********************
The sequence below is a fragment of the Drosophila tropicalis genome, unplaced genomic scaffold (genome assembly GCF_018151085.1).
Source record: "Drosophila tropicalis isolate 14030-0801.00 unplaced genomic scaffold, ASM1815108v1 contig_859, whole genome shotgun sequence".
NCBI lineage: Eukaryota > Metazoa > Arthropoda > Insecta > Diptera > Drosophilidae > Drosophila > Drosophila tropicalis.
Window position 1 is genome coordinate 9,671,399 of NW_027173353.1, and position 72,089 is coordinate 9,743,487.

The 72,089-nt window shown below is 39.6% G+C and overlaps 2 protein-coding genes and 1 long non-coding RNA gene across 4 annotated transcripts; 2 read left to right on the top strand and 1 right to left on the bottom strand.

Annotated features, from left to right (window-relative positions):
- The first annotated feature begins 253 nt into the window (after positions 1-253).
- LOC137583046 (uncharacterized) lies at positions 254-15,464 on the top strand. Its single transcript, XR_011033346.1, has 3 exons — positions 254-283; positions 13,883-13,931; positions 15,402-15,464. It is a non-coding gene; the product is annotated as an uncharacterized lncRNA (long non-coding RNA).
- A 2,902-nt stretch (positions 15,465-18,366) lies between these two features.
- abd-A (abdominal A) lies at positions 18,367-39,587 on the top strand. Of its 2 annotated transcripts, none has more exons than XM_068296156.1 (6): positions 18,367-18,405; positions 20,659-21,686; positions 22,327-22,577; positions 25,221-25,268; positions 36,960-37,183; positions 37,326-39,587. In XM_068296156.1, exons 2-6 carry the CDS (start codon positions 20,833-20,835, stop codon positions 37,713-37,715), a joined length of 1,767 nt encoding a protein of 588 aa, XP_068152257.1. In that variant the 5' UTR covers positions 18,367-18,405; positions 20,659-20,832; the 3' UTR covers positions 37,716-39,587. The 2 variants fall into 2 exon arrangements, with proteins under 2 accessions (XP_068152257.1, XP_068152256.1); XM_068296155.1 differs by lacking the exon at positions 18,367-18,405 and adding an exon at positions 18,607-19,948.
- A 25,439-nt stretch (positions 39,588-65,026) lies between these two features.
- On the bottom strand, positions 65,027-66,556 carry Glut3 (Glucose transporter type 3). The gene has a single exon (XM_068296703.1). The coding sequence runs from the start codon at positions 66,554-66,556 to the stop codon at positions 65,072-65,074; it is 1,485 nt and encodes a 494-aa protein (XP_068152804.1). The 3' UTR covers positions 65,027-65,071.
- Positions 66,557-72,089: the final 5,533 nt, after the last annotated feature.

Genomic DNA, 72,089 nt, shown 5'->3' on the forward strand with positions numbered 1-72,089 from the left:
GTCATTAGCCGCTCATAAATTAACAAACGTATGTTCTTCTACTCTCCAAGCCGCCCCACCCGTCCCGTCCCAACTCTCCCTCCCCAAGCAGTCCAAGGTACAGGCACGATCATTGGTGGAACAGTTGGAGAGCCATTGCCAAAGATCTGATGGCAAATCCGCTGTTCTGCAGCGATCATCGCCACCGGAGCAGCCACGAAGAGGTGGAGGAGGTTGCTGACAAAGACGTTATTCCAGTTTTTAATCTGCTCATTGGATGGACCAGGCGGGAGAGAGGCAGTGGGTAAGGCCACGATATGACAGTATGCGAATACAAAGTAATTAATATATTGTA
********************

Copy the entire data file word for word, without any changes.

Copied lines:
The sequence below is a fragment of the Drosophila tropicalis genome, unplaced genomic scaffold (genome assembly GCF_018151085.1).
Source record: "Drosophila tropicalis isolate 14030-0801.00 unplaced genomic scaffold, ASM1815108v1 contig_859, whole genome shotgun sequence".
NCBI lineage: Eukaryota > Metazoa > Arthropoda > Insecta > Diptera > Drosophilidae > Drosophila > Drosophila tropicalis.
Window position 1 is genome coordinate 9,671,399 of NW_027173353.1, and position 72,089 is coordinate 9,743,487.

The 72,089-nt window shown below is 39.6% G+C and overlaps 2 protein-coding genes and 1 long non-coding RNA gene across 4 annotated transcripts; 2 read left to right on the top strand and 1 right to left on the bottom strand.

Annotated features, from left to right (window-relative positions):
- The first annotated feature begins 253 nt into the window (after positions 1-253).
- LOC137583046 (uncharacterized) lies at positions 254-15,464 on the top strand. Its single transcript, XR_011033346.1, has 3 exons — positions 254-283; positions 13,883-13,931; positions 15,402-15,464. It is a non-coding gene; the product is annotated as an uncharacterized lncRNA (long non-coding RNA).
- A 2,902-nt stretch (positions 15,465-18,366) lies between these two features.
- abd-A (abdominal A) lies at positions 18,367-39,587 on the top strand. Of its 2 annotated transcripts, none has more exons than XM_068296156.1 (6): positions 18,367-18,405; positions 20,659-21,686; positions 22,327-22,577; positions 25,221-25,268; positions 36,960-37,183; positions 37,326-39,587. In XM_068296156.1, exons 2-6 carry the CDS (start codon positions 20,833-20,835, stop codon positions 37,713-37,715), a joined length of 1,767 nt encoding a protein of 588 aa, XP_068152257.1. In that variant the 5' UTR covers positions 18,367-18,405; positions 20,659-20,832; the 3' UTR covers positions 37,716-39,587. The 2 variants fall into 2 exon arrangements, with proteins under 2 accessions (XP_068152257.1, XP_068152256.1); XM_068296155.1 differs by lacking the exon at positions 18,367-18,405 and adding an exon at positions 18,607-19,948.
- A 25,439-nt stretch (positions 39,588-65,026) lies between these two features.
- On the bottom strand, positions 65,027-66,556 carry Glut3 (Glucose transporter type 3). The gene has a single exon (XM_068296703.1). The coding sequence runs from the start codon at positions 66,554-66,556 to the stop codon at positions 65,072-65,074; it is 1,485 nt and encodes a 494-aa protein (XP_068152804.1). The 3' UTR covers positions 65,027-65,071.
- Positions 66,557-72,089: the final 5,533 nt, after the last annotated feature.

Genomic DNA, 72,089 nt, shown 5'->3' on the forward strand with positions numbered 1-72,089 from the left:
GTCATTAGCCGCTCATAAATTAACAAACGTATGTTCTTCTACTCTCCAAGCCGCCCCACCCGTCCCGTCCCAACTCTCCCTCCCCAAGCAGTCCAAGGTACAGGCACGATCATTGGTGGAACAGTTGGAGAGCCATTGCCAAAGATCTGATGGCAAATCCGCTGTTCTGCAGCGATCATCGCCACCGGAGCAGCCACGAAGAGGTGGAGGAGGTTGCTGACAAAGACGTTATTCCAGTTTTTAATCTGCTCATTGGATGGACCAGGCGGGAGAGAGGCAGTGGGTAAGGCCACGATATGACAGTATGCGAATACAAAGTAATTAATATATTGTA